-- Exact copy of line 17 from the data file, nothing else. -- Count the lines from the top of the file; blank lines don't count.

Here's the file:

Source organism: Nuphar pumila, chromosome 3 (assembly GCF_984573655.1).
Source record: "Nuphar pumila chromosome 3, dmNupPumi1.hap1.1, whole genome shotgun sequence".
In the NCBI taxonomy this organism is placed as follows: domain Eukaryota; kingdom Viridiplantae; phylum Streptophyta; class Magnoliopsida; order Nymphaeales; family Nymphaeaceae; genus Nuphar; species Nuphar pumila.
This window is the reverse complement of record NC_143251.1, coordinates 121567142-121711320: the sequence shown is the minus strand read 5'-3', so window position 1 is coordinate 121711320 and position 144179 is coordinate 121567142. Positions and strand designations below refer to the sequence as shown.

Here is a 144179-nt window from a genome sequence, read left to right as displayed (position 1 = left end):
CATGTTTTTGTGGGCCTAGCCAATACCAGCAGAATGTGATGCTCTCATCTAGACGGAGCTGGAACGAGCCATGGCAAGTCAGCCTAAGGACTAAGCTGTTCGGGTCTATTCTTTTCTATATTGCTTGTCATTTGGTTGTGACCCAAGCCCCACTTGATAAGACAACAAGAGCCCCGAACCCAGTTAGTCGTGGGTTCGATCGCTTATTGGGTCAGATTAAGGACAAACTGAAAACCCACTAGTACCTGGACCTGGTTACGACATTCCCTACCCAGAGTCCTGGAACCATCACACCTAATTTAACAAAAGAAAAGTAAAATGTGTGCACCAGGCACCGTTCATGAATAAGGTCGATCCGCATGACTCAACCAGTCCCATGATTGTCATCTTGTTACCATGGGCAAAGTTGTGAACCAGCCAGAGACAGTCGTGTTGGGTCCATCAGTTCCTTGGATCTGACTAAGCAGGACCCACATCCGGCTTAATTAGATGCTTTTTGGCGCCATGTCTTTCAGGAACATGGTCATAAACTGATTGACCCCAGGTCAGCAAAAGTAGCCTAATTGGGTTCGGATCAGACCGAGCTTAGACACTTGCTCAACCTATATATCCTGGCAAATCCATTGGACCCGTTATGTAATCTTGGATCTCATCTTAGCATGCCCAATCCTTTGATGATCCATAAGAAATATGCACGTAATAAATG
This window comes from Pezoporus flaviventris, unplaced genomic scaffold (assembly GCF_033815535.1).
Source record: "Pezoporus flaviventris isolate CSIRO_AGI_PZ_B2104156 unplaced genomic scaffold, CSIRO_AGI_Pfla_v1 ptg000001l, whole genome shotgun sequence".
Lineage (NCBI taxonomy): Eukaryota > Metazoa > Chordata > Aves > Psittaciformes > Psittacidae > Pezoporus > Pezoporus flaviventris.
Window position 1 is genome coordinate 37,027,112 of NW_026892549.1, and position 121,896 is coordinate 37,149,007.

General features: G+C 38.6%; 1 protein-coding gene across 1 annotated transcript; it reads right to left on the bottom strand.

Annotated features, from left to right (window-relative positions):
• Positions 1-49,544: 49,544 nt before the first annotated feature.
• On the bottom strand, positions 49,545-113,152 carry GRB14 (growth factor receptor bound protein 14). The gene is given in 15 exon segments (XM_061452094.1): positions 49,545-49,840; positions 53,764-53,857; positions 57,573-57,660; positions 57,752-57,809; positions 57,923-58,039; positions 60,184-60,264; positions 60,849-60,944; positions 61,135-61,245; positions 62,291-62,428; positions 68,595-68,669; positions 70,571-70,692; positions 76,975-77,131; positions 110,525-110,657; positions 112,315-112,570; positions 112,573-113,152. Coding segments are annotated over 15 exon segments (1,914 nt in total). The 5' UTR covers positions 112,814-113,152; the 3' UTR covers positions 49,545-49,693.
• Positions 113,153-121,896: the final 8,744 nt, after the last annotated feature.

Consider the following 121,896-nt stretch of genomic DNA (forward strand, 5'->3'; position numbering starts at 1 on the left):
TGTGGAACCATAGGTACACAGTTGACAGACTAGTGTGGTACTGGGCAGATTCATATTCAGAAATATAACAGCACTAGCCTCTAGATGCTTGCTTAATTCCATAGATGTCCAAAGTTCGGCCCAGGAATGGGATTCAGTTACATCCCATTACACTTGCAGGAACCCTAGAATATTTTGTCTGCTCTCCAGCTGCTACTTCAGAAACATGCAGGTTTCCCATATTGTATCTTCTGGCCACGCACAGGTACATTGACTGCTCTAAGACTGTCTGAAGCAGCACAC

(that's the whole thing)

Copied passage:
TGTGGAACCATAGGTACACAGTTGACAGACTAGTGTGGTACTGGGCAGATTCATATTCAGAAATATAACAGCACTAGCCTCTAGATGCTTGCTTAATTCCATAGATGTCCAAAGTTCGGCCCAGGAATGGGATTCAGTTACATCCCATTACACTTGCAGGAACCCTAGAATATTTTGTCTGCTCTCCAGCTGCTACTTCAGAAACATGCAGGTTTCCCATATTGTATCTTCTGGCCACGCACAGGTACATTGACTGCTCTAAGACTGTCTGAAGCAGCACAC